In the past month, I had a pleasure of getting to work in the same team with a very caring UX designer Shawn Lukas. We discussed many times how important it is to care about the actual users. A lot of times we don’t even know people for whom we are creating the product – we have to make sure to get to know them instead of guessing or assuming how they are as we are creating something for them. In addition, as users very often we tend to blame ourselves for the product issues. A lot of times we take products the way they are and deal with their imperfections: it may hurt to use them, we may get annoyed, but we stay silent and just try to find workarounds. It should not be this way, the way we feel about products matters and we should speak up.

So, coming back to the Munich airport… It is one of the busiest airports in the world and I am sure that a lot of people worked on making it a good experience and did as much as they could. However, I travel a lot and usually don’t expect much from airports, but certain design decisions left me a little bit annoyed, frustrated and even angry at some points. I am sure that my mum would get lost in that airport – that is not a good sign, because everyone should be able to use the airport. Especially that traveling already is a pretty stressful thing in itself.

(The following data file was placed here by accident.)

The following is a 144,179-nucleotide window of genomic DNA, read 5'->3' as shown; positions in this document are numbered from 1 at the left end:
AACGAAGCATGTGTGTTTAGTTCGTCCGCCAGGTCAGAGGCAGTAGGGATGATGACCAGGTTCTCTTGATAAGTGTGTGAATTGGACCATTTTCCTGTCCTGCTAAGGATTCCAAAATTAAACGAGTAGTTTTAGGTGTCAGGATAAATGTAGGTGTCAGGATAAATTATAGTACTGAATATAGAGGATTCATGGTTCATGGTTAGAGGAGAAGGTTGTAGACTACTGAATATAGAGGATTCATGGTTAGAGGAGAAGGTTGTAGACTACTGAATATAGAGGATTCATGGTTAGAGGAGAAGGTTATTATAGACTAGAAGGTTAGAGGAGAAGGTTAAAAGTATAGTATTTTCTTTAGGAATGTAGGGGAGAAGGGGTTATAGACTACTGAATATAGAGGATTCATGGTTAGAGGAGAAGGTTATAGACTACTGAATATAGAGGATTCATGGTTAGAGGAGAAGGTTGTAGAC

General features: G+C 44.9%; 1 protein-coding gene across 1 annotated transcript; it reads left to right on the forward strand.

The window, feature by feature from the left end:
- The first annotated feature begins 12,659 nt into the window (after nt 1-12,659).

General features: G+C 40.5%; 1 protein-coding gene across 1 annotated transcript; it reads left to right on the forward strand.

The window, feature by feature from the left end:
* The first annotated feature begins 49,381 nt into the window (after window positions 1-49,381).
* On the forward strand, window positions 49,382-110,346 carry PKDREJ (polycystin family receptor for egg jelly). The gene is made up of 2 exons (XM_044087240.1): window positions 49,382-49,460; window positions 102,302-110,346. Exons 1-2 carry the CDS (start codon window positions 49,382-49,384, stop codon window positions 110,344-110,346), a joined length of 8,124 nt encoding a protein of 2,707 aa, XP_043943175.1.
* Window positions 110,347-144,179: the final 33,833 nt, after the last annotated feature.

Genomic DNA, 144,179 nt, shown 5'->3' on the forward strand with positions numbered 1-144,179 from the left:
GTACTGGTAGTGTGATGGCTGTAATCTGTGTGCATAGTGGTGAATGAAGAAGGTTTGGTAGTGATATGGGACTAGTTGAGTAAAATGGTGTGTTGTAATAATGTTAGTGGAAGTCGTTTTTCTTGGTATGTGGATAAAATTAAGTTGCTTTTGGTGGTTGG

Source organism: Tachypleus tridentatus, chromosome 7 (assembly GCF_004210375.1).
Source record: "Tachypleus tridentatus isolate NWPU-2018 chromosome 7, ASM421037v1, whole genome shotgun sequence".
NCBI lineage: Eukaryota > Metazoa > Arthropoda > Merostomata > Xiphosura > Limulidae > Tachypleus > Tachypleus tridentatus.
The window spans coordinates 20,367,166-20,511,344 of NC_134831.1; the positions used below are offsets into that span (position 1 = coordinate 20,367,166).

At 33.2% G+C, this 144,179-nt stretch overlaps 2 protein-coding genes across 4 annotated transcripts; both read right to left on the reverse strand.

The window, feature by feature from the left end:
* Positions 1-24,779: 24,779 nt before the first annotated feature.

How Munich airport managed to trigger my feelings?

Sunday. After waiting at the airport and traveling, I just wanted to get some rest and get out of the destination airport. After landing, I went to go get my luggage. It is a big airport, so gets rather tricky with turns and quite a bit of walking – that’s alright. However, the way to the exit had these things bothering me:

  • Confusing direction arrow signs. Unfortunately I did not take a photo, but imagine this – there is a space with many escalators, some going up (on the left), some down (straight). There is a sign that baggage claim is ⬆. Does it mean you should go to the left and up or straight down? Apparently you should go straight down even if arrow shows up – learnt it the hard way by first trying to get up.